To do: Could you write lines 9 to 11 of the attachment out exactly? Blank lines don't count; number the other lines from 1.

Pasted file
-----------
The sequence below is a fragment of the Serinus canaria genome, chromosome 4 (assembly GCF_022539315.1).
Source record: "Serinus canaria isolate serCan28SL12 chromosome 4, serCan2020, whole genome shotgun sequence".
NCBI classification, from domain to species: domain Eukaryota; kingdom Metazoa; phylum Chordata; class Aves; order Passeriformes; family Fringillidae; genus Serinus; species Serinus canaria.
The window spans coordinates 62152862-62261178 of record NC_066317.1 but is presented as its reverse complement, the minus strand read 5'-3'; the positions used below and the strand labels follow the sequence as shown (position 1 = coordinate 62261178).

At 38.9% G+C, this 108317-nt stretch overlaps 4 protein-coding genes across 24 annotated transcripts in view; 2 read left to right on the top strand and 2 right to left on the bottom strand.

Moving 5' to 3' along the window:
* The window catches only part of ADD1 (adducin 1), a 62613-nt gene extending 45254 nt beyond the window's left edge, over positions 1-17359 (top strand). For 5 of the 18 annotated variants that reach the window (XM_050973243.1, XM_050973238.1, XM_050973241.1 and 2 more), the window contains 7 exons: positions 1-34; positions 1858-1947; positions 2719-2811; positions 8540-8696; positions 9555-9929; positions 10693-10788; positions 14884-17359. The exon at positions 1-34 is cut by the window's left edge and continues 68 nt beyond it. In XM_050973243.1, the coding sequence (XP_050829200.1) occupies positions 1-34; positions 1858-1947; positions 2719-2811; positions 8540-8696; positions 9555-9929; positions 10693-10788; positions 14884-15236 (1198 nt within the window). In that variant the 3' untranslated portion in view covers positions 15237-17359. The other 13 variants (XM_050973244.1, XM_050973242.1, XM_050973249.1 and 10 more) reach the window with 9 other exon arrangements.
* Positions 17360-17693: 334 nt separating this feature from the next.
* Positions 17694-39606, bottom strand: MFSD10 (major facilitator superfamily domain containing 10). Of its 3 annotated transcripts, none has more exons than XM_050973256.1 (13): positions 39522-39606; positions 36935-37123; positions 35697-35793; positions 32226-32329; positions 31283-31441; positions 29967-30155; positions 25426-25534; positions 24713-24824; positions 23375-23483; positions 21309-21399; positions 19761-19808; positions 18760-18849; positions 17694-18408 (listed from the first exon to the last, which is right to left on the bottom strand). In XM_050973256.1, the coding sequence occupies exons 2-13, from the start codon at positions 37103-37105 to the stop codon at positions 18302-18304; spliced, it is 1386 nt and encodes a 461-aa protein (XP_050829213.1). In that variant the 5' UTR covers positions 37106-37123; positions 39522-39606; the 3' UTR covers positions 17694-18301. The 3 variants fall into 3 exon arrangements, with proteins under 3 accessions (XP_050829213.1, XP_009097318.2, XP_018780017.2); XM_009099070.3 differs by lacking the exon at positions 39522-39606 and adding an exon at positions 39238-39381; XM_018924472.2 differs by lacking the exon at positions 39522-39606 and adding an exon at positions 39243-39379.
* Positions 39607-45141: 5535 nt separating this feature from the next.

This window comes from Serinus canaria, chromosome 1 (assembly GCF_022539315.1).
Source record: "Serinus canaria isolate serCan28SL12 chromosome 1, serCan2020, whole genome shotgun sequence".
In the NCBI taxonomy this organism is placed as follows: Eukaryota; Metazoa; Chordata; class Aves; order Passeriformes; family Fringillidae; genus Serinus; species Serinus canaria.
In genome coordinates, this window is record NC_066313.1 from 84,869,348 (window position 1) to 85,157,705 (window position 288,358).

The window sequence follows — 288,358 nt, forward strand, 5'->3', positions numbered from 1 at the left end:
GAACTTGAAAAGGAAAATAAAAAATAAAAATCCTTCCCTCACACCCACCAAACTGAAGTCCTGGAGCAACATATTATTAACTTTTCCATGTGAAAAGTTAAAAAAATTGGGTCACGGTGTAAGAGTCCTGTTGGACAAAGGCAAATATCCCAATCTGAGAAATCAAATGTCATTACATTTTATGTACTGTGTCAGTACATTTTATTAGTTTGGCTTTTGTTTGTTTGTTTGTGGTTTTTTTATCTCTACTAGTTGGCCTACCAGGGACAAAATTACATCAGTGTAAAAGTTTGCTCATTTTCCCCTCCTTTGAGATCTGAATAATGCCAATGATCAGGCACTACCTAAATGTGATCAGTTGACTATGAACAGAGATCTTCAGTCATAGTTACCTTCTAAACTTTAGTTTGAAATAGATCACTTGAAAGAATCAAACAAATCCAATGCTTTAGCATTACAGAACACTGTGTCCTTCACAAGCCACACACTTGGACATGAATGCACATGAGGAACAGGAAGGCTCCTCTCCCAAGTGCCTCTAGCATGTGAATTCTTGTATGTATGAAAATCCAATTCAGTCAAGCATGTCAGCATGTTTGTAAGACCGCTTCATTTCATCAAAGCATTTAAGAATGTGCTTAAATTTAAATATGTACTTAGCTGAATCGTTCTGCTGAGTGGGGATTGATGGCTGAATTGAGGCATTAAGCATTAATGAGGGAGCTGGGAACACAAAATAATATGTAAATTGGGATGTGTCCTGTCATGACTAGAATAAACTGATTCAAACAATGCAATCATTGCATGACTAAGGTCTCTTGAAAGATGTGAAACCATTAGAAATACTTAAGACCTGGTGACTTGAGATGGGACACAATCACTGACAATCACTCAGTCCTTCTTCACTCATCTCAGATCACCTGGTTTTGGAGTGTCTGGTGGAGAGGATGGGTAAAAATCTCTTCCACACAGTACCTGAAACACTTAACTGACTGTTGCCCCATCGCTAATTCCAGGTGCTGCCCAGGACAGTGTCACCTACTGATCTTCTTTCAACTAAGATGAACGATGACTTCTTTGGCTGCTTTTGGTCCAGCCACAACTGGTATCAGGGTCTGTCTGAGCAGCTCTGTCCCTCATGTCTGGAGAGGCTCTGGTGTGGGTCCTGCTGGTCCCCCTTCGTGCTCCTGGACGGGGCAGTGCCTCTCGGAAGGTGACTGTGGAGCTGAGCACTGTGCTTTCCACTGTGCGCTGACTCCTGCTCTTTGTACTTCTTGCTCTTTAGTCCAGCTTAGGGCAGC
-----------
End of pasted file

* Positions 17694-39606, bottom strand: MFSD10 (major facilitator superfamily domain containing 10). Of its 3 annotated transcripts, none has more exons than XM_050973256.1 (13): positions 39522-39606; positions 36935-37123; positions 35697-35793; positions 32226-32329; positions 31283-31441; positions 29967-30155; positions 25426-25534; positions 24713-24824; positions 23375-23483; positions 21309-21399; positions 19761-19808; positions 18760-18849; positions 17694-18408 (listed from the first exon to the last, which is right to left on the bottom strand). In XM_050973256.1, the coding sequence occupies exons 2-13, from the start codon at positions 37103-37105 to the stop codon at positions 18302-18304; spliced, it is 1386 nt and encodes a 461-aa protein (XP_050829213.1). In that variant the 5' UTR covers positions 37106-37123; positions 39522-39606; the 3' UTR covers positions 17694-18301. The 3 variants fall into 3 exon arrangements, with proteins under 3 accessions (XP_050829213.1, XP_009097318.2, XP_018780017.2); XM_009099070.3 differs by lacking the exon at positions 39522-39606 and adding an exon at positions 39238-39381; XM_018924472.2 differs by lacking the exon at positions 39522-39606 and adding an exon at positions 39243-39379.
* Positions 39607-45141: 5535 nt separating this feature from the next.

This window comes from Serinus canaria, chromosome 1 (assembly GCF_022539315.1).